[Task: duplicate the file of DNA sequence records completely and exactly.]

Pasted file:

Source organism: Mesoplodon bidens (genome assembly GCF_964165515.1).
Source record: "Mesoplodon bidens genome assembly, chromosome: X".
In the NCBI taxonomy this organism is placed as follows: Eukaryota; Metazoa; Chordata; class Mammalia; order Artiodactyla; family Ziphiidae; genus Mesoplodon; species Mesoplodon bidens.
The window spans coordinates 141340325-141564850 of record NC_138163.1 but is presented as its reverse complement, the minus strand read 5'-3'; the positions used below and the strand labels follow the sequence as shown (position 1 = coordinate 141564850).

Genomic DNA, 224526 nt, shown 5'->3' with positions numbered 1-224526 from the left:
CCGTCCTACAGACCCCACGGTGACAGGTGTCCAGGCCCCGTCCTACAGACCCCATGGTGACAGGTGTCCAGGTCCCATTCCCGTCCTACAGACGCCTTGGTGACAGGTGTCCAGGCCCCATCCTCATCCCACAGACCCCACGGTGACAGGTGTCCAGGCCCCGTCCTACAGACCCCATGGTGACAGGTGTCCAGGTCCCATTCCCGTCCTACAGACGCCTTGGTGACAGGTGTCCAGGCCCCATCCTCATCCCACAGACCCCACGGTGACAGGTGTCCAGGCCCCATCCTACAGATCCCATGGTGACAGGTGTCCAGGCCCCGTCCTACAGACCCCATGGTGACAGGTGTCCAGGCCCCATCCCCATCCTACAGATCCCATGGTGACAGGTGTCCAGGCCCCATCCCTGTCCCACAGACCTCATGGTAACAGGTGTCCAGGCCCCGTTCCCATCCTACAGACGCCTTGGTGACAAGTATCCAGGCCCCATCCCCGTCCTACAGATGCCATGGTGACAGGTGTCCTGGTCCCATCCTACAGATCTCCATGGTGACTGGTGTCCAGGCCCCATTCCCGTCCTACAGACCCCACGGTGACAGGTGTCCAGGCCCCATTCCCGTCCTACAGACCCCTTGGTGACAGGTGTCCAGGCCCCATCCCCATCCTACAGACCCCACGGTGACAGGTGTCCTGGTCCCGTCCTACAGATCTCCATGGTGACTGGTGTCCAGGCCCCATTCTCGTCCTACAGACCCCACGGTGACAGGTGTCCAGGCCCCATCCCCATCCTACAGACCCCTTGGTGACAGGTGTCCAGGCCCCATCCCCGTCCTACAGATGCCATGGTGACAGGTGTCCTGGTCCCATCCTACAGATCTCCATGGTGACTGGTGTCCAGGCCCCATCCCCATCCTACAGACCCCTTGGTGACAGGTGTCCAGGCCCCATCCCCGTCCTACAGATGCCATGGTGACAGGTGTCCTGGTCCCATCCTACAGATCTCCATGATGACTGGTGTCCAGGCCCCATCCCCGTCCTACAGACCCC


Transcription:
Source organism: Mesoplodon bidens (genome assembly GCF_964165515.1).
Source record: "Mesoplodon bidens genome assembly, chromosome: X".
In the NCBI taxonomy this organism is placed as follows: Eukaryota; Metazoa; Chordata; class Mammalia; order Artiodactyla; family Ziphiidae; genus Mesoplodon; species Mesoplodon bidens.
The window spans coordinates 141340325-141564850 of record NC_138163.1 but is presented as its reverse complement, the minus strand read 5'-3'; the positions used below and the strand labels follow the sequence as shown (position 1 = coordinate 141564850).

Genomic DNA, 224526 nt, shown 5'->3' with positions numbered 1-224526 from the left:
CCGTCCTACAGACCCCACGGTGACAGGTGTCCAGGCCCCGTCCTACAGACCCCATGGTGACAGGTGTCCAGGTCCCATTCCCGTCCTACAGACGCCTTGGTGACAGGTGTCCAGGCCCCATCCTCATCCCACAGACCCCACGGTGACAGGTGTCCAGGCCCCGTCCTACAGACCCCATGGTGACAGGTGTCCAGGTCCCATTCCCGTCCTACAGACGCCTTGGTGACAGGTGTCCAGGCCCCATCCTCATCCCACAGACCCCACGGTGACAGGTGTCCAGGCCCCATCCTACAGATCCCATGGTGACAGGTGTCCAGGCCCCGTCCTACAGACCCCATGGTGACAGGTGTCCAGGCCCCATCCCCATCCTACAGATCCCATGGTGACAGGTGTCCAGGCCCCATCCCTGTCCCACAGACCTCATGGTAACAGGTGTCCAGGCCCCGTTCCCATCCTACAGACGCCTTGGTGACAAGTATCCAGGCCCCATCCCCGTCCTACAGATGCCATGGTGACAGGTGTCCTGGTCCCATCCTACAGATCTCCATGGTGACTGGTGTCCAGGCCCCATTCCCGTCCTACAGACCCCACGGTGACAGGTGTCCAGGCCCCATTCCCGTCCTACAGACCCCTTGGTGACAGGTGTCCAGGCCCCATCCCCATCCTACAGACCCCACGGTGACAGGTGTCCTGGTCCCGTCCTACAGATCTCCATGGTGACTGGTGTCCAGGCCCCATTCTCGTCCTACAGACCCCACGGTGACAGGTGTCCAGGCCCCATCCCCATCCTACAGACCCCTTGGTGACAGGTGTCCAGGCCCCATCCCCGTCCTACAGATGCCATGGTGACAGGTGTCCTGGTCCCATCCTACAGATCTCCATGGTGACTGGTGTCCAGGCCCCATCCCCATCCTACAGACCCCTTGGTGACAGGTGTCCAGGCCCCATCCCCGTCCTACAGATGCCATGGTGACAGGTGTCCTGGTCCCATCCTACAGATCTCCATGATGACTGGTGTCCAGGCCCCATCCCCGTCCTACAGACCCC